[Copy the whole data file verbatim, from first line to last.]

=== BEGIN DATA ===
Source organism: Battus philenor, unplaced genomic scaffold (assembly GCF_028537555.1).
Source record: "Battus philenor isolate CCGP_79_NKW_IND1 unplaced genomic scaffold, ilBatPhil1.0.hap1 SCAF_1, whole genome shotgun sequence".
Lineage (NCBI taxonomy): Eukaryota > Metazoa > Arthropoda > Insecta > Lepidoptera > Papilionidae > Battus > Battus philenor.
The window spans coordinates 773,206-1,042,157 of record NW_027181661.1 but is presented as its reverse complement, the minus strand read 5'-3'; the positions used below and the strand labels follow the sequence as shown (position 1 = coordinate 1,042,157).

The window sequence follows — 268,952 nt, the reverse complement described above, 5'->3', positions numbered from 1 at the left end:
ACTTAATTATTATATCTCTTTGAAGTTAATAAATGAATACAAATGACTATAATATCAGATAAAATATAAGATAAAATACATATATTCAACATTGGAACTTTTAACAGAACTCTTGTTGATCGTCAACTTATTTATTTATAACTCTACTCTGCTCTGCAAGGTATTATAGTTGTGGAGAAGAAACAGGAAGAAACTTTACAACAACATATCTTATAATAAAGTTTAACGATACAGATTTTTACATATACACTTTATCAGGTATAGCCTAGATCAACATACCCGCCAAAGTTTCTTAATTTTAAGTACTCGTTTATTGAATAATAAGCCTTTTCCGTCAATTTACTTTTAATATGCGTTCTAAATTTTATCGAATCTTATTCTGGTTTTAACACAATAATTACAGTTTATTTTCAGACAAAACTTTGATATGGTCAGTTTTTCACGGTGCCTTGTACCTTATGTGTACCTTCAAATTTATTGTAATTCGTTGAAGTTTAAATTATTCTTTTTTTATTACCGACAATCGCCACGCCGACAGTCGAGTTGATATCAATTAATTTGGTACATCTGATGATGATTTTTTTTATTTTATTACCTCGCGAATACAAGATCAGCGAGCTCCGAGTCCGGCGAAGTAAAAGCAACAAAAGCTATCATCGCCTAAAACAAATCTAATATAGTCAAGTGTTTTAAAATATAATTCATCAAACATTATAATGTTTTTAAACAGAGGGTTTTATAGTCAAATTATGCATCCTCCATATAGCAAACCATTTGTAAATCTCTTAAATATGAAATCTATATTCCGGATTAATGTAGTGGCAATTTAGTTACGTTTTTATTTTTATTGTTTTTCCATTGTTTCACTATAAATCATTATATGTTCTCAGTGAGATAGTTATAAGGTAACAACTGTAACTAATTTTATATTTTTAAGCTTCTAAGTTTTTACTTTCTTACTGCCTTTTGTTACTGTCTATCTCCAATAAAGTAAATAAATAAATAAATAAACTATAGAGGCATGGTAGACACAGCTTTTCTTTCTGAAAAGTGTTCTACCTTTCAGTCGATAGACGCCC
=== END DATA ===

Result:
Source organism: Battus philenor, unplaced genomic scaffold (assembly GCF_028537555.1).
Source record: "Battus philenor isolate CCGP_79_NKW_IND1 unplaced genomic scaffold, ilBatPhil1.0.hap1 SCAF_1, whole genome shotgun sequence".
Lineage (NCBI taxonomy): Eukaryota > Metazoa > Arthropoda > Insecta > Lepidoptera > Papilionidae > Battus > Battus philenor.
The window spans coordinates 773,206-1,042,157 of record NW_027181661.1 but is presented as its reverse complement, the minus strand read 5'-3'; the positions used below and the strand labels follow the sequence as shown (position 1 = coordinate 1,042,157).

The window sequence follows — 268,952 nt, the reverse complement described above, 5'->3', positions numbered from 1 at the left end:
ACTTAATTATTATATCTCTTTGAAGTTAATAAATGAATACAAATGACTATAATATCAGATAAAATATAAGATAAAATACATATATTCAACATTGGAACTTTTAACAGAACTCTTGTTGATCGTCAACTTATTTATTTATAACTCTACTCTGCTCTGCAAGGTATTATAGTTGTGGAGAAGAAACAGGAAGAAACTTTACAACAACATATCTTATAATAAAGTTTAACGATACAGATTTTTACATATACACTTTATCAGGTATAGCCTAGATCAACATACCCGCCAAAGTTTCTTAATTTTAAGTACTCGTTTATTGAATAATAAGCCTTTTCCGTCAATTTACTTTTAATATGCGTTCTAAATTTTATCGAATCTTATTCTGGTTTTAACACAATAATTACAGTTTATTTTCAGACAAAACTTTGATATGGTCAGTTTTTCACGGTGCCTTGTACCTTATGTGTACCTTCAAATTTATTGTAATTCGTTGAAGTTTAAATTATTCTTTTTTTATTACCGACAATCGCCACGCCGACAGTCGAGTTGATATCAATTAATTTGGTACATCTGATGATGATTTTTTTTATTTTATTACCTCGCGAATACAAGATCAGCGAGCTCCGAGTCCGGCGAAGTAAAAGCAACAAAAGCTATCATCGCCTAAAACAAATCTAATATAGTCAAGTGTTTTAAAATATAATTCATCAAACATTATAATGTTTTTAAACAGAGGGTTTTATAGTCAAATTATGCATCCTCCATATAGCAAACCATTTGTAAATCTCTTAAATATGAAATCTATATTCCGGATTAATGTAGTGGCAATTTAGTTACGTTTTTATTTTTATTGTTTTTCCATTGTTTCACTATAAATCATTATATGTTCTCAGTGAGATAGTTATAAGGTAACAACTGTAACTAATTTTATATTTTTAAGCTTCTAAGTTTTTACTTTCTTACTGCCTTTTGTTACTGTCTATCTCCAATAAAGTAAATAAATAAATAAATAAACTATAGAGGCATGGTAGACACAGCTTTTCTTTCTGAAAAGTGTTCTACCTTTCAGTCGATAGACGCCC